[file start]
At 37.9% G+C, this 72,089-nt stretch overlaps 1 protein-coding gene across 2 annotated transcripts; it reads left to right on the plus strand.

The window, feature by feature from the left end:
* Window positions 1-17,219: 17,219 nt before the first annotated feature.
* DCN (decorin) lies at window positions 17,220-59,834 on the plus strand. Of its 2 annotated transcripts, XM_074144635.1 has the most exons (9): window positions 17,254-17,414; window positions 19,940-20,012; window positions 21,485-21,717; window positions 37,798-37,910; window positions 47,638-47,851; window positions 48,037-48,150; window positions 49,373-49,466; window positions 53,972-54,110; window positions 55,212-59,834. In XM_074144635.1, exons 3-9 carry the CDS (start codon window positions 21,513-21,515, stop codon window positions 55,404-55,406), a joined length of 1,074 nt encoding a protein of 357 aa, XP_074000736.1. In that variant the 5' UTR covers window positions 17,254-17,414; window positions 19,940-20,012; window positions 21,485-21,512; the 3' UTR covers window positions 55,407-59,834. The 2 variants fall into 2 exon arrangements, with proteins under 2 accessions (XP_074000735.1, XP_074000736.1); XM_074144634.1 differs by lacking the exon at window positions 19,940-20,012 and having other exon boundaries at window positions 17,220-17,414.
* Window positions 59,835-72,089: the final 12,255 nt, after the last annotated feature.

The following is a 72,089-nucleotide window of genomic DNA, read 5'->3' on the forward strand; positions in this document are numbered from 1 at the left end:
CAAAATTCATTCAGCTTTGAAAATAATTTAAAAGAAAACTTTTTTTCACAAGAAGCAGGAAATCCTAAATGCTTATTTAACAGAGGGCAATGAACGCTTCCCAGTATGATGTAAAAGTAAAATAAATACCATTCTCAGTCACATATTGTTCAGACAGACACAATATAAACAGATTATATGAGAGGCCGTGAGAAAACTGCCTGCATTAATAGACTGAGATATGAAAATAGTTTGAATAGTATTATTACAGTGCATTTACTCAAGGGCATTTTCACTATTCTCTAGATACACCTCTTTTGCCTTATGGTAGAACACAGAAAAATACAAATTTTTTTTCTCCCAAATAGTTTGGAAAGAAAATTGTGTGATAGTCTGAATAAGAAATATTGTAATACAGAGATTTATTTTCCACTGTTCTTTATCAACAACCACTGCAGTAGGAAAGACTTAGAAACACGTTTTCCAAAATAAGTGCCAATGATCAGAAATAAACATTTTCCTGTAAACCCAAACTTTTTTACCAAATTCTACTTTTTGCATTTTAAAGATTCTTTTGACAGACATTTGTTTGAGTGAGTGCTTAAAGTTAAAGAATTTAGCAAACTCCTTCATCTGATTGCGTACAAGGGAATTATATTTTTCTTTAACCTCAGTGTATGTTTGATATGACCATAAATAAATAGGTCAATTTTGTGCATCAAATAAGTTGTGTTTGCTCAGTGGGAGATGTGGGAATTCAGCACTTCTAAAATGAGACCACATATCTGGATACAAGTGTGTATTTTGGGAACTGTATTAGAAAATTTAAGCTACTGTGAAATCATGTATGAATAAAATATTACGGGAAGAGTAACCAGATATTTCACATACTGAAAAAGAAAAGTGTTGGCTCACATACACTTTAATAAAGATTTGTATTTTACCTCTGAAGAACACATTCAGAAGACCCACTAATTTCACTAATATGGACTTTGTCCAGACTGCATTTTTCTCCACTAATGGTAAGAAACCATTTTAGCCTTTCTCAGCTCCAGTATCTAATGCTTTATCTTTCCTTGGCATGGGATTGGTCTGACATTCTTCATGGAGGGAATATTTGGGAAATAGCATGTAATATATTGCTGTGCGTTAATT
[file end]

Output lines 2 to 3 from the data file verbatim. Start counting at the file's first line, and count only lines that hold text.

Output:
The window, feature by feature from the left end:
* Window positions 1-17,219: 17,219 nt before the first annotated feature.